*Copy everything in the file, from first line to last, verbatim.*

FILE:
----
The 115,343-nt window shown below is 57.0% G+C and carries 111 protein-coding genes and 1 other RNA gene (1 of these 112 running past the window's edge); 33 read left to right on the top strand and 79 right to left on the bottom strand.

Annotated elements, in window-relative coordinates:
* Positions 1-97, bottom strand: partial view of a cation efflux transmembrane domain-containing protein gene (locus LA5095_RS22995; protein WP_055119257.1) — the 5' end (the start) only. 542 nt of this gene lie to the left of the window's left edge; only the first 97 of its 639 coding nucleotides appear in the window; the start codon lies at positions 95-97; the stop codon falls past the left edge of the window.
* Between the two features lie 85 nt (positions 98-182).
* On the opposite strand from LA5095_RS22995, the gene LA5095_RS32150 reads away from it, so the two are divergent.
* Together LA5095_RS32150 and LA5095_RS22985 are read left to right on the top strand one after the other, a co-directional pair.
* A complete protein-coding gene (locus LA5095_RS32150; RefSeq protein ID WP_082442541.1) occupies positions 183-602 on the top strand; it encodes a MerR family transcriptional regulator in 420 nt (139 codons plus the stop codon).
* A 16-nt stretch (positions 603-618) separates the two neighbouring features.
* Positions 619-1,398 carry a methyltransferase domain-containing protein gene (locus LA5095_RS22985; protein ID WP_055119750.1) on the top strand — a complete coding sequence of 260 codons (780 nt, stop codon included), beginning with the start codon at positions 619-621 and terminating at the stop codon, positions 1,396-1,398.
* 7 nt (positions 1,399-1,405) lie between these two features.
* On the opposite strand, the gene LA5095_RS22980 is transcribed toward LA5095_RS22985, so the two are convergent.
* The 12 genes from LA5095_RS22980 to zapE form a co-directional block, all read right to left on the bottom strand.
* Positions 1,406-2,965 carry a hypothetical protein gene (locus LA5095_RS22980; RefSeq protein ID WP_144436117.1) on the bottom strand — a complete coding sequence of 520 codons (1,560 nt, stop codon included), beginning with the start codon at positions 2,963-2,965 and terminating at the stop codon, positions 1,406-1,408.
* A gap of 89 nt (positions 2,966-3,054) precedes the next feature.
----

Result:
The 115,343-nt window shown below is 57.0% G+C and carries 111 protein-coding genes and 1 other RNA gene (1 of these 112 running past the window's edge); 33 read left to right on the top strand and 79 right to left on the bottom strand.

Annotated elements, in window-relative coordinates:
* Positions 1-97, bottom strand: partial view of a cation efflux transmembrane domain-containing protein gene (locus LA5095_RS22995; protein WP_055119257.1) — the 5' end (the start) only. 542 nt of this gene lie to the left of the window's left edge; only the first 97 of its 639 coding nucleotides appear in the window; the start codon lies at positions 95-97; the stop codon falls past the left edge of the window.
* Between the two features lie 85 nt (positions 98-182).
* On the opposite strand from LA5095_RS22995, the gene LA5095_RS32150 reads away from it, so the two are divergent.
* Together LA5095_RS32150 and LA5095_RS22985 are read left to right on the top strand one after the other, a co-directional pair.
* A complete protein-coding gene (locus LA5095_RS32150; RefSeq protein ID WP_082442541.1) occupies positions 183-602 on the top strand; it encodes a MerR family transcriptional regulator in 420 nt (139 codons plus the stop codon).
* A 16-nt stretch (positions 603-618) separates the two neighbouring features.
* Positions 619-1,398 carry a methyltransferase domain-containing protein gene (locus LA5095_RS22985; protein ID WP_055119750.1) on the top strand — a complete coding sequence of 260 codons (780 nt, stop codon included), beginning with the start codon at positions 619-621 and terminating at the stop codon, positions 1,396-1,398.
* 7 nt (positions 1,399-1,405) lie between these two features.
* On the opposite strand, the gene LA5095_RS22980 is transcribed toward LA5095_RS22985, so the two are convergent.
* The 12 genes from LA5095_RS22980 to zapE form a co-directional block, all read right to left on the bottom strand.
* Positions 1,406-2,965 carry a hypothetical protein gene (locus LA5095_RS22980; RefSeq protein ID WP_144436117.1) on the bottom strand — a complete coding sequence of 520 codons (1,560 nt, stop codon included), beginning with the start codon at positions 2,963-2,965 and terminating at the stop codon, positions 1,406-1,408.
* A gap of 89 nt (positions 2,966-3,054) precedes the next feature.